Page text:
Original Date: 11/03/1996
Revision Date: 01/18/2007
Best Practice : Superplastic Forming Technology
Since the early 1980s, Oak Ridge’s Y-12 Plant has been developing thermomechanical processing parameters and superplastic forming techniques for hundreds of parts. Superplastic forming came about because of the expense associated with processing and forming uranium alloys. By utilizing computers and process optimization techniques, superplastic forming diminished manufacturing space requirements, decreased material requirements by two-thirds, and significantly reduced processing and forming costs.
Through Y-12's research, superplastic forming can be applied to other alloys besides uranium such as titanium- aluminum-vanadium (Ti-6Al-4V), tin-lead (Sn-Pb), aluminum-magnesium (Al-Mg), and iron-chromium-nickel (Fe- Cr-Ni). Materials that exhibit superplastic behavior are preprocessed polycrystalline solids which can withstand large deformation before failure. Y-12 developed the superplastic forming technique as a sheet forming process where the sheet is placed over a female die and inert gas is applied at a few hundred pounds per square inch maximum.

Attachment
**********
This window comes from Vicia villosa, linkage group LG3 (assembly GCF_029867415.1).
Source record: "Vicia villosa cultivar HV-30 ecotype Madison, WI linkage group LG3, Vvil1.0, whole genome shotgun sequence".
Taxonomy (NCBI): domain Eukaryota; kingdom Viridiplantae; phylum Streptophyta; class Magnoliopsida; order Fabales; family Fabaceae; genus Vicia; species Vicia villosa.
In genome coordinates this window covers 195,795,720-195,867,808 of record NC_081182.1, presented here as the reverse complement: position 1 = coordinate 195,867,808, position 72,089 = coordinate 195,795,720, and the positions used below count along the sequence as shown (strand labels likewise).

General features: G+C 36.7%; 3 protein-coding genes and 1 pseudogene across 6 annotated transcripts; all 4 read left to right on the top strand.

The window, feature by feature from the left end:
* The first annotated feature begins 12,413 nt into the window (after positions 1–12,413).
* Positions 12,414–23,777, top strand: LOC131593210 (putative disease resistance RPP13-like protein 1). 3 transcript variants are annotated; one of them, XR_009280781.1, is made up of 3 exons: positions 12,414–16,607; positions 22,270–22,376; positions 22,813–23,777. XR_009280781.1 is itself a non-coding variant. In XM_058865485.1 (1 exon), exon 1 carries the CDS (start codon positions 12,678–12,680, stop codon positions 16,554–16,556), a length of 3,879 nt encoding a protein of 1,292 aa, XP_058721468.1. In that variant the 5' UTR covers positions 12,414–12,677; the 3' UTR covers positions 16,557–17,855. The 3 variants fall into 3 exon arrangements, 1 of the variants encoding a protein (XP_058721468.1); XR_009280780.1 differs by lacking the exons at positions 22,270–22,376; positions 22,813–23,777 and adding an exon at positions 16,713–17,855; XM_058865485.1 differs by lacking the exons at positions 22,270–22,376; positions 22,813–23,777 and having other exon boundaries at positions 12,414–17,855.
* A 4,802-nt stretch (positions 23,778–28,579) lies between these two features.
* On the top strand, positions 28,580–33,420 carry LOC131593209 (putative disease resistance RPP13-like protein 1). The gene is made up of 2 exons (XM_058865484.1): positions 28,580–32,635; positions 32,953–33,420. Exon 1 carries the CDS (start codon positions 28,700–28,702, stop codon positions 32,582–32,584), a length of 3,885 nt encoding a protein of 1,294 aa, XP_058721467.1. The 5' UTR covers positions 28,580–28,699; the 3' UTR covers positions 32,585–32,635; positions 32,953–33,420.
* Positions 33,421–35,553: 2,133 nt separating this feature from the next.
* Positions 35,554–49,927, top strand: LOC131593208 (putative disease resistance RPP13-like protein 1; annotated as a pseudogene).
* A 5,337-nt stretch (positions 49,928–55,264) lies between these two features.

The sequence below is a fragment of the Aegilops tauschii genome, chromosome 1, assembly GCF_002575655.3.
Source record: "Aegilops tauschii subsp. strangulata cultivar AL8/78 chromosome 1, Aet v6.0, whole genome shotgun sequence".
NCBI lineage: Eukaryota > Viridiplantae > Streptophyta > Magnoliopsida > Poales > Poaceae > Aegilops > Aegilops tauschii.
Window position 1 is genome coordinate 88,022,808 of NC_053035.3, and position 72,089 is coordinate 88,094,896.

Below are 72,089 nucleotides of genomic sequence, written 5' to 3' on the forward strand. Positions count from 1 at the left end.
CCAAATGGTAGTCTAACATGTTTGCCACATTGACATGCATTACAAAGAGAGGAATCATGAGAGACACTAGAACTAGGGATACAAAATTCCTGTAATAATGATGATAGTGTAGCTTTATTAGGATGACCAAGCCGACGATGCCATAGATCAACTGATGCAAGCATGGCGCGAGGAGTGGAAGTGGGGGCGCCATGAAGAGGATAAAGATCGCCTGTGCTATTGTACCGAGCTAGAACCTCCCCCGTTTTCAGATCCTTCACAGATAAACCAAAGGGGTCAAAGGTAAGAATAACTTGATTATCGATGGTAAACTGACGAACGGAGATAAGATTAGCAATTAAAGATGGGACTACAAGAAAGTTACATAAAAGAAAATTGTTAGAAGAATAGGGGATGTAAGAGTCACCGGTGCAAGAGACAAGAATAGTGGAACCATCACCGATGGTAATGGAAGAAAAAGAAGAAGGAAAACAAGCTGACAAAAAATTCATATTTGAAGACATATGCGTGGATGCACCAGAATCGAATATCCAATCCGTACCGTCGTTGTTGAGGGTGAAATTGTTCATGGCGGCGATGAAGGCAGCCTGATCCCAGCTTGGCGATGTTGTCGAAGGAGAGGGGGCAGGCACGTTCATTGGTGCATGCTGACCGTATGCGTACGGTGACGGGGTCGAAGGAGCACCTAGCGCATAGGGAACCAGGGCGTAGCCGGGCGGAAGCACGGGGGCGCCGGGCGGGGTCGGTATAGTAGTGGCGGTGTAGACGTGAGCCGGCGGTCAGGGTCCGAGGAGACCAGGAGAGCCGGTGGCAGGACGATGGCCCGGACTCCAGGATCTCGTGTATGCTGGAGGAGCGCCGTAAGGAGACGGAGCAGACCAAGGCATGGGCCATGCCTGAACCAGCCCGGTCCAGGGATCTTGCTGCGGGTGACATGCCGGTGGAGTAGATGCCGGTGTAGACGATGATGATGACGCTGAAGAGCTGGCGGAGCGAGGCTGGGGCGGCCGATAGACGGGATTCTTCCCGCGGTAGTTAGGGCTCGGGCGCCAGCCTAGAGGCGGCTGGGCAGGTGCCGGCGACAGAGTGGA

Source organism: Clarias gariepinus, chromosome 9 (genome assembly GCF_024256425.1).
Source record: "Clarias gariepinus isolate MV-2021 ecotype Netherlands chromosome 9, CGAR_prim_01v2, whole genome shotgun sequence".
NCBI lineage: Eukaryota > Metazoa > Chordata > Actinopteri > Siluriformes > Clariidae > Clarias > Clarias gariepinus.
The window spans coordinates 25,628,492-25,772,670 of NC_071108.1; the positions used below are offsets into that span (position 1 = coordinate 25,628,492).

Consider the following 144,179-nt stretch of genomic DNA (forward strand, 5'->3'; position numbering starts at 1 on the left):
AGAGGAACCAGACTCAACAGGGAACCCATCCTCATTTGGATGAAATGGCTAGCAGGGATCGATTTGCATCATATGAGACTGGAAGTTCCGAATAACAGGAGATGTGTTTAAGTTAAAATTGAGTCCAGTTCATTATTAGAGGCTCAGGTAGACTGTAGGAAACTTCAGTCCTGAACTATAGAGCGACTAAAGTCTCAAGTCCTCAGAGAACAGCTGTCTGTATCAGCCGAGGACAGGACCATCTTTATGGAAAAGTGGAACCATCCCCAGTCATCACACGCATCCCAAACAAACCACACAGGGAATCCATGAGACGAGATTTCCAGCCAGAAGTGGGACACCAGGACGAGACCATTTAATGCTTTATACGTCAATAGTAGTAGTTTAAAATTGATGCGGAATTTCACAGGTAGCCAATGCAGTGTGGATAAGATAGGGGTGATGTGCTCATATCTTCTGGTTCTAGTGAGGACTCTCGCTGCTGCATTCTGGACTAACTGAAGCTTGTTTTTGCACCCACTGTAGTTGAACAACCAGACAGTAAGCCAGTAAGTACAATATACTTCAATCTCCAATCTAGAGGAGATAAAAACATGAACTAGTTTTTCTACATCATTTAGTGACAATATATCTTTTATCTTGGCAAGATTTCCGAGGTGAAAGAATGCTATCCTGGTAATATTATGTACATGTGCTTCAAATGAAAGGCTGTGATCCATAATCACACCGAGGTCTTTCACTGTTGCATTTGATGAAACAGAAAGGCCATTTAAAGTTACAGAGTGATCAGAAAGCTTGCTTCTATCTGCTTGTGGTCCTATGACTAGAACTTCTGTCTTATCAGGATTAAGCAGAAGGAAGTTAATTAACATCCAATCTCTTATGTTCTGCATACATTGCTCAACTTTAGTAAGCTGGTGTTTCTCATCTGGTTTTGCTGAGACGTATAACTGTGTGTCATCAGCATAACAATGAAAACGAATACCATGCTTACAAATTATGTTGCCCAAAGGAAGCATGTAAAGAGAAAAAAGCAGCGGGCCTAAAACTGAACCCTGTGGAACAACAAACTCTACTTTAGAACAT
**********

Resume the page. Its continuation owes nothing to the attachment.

Oak Ridge Centers for Manufacturing Technology (ORCMT) offers superplastic forming facilities for development activities as well as production operations. Capabilities include metallurgical support, dimensional analysis, and computer modeling. The computer modeling capability, based on a commercial package called NIKE, has been enhanced to address specific superplastic forming needs.
Because the superplastic forming process occurs just above the midpoint of the absolute melting temperature of the material, the technique produces a near-net shape, uniformly thick, and relatively stress-free product. The process also uses inexpensive die materials; forms large parts with low pressures; reduces tooling costs and fabrication time; and is inherently safer than the typical punch and die stamping operation.
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